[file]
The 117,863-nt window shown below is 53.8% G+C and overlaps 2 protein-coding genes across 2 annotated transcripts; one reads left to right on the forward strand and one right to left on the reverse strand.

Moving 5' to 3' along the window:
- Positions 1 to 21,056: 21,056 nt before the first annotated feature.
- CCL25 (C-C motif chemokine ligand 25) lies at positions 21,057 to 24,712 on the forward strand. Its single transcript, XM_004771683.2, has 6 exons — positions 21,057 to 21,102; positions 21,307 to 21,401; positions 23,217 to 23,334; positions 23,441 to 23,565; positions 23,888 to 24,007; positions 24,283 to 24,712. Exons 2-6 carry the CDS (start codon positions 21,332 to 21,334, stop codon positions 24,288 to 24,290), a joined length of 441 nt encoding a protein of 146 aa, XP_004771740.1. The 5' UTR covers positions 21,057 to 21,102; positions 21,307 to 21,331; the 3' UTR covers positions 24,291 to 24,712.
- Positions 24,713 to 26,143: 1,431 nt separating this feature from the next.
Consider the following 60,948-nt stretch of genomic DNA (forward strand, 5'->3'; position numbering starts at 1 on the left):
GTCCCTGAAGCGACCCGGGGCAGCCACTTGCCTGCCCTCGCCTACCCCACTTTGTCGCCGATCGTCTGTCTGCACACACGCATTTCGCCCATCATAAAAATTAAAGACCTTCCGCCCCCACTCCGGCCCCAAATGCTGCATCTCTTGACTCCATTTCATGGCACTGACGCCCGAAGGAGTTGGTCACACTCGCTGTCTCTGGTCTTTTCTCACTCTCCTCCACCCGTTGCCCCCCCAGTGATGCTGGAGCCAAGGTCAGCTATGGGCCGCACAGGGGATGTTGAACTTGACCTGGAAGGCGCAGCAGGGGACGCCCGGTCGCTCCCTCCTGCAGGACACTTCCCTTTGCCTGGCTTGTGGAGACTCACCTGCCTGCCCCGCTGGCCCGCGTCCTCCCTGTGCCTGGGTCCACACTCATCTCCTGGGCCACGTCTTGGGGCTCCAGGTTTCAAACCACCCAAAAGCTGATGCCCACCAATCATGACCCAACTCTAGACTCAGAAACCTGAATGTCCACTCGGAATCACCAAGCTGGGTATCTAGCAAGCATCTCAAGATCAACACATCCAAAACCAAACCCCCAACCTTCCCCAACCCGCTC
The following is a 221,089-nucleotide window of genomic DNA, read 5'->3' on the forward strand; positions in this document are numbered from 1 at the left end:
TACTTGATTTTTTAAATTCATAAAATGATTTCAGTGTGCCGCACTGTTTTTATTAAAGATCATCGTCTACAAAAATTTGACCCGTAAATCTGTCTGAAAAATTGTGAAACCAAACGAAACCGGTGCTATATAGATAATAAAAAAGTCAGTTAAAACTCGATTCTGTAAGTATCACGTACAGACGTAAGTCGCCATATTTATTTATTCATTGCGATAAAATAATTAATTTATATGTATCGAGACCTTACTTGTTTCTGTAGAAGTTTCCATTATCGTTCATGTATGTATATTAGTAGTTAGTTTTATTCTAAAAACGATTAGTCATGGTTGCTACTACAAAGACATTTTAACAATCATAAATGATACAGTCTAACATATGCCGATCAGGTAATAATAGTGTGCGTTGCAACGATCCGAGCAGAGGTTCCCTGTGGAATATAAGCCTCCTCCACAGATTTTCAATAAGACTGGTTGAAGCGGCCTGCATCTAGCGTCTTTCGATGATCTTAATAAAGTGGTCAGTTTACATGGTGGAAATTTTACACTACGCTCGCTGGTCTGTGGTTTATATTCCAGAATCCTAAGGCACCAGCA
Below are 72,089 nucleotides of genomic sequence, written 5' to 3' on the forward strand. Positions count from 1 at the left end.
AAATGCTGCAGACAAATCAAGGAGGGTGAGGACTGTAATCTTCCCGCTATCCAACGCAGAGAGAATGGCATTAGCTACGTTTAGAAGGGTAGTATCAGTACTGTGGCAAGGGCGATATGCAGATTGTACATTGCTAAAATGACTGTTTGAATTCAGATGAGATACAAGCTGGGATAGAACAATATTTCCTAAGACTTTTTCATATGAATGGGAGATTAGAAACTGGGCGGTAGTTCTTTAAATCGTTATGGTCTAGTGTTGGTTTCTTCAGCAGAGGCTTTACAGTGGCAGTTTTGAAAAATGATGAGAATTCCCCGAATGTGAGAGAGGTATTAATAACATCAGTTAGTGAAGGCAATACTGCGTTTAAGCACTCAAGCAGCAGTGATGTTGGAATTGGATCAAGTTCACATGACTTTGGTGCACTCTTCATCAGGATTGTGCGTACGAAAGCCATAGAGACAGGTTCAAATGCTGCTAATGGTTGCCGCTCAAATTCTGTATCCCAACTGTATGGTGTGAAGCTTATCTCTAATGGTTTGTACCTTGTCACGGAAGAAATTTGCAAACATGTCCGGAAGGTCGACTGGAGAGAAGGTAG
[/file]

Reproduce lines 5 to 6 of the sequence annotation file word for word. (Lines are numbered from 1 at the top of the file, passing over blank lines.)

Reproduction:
- Positions 24,713 to 26,143: 1,431 nt separating this feature from the next.
Consider the following 60,948-nt stretch of genomic DNA (forward strand, 5'->3'; position numbering starts at 1 on the left):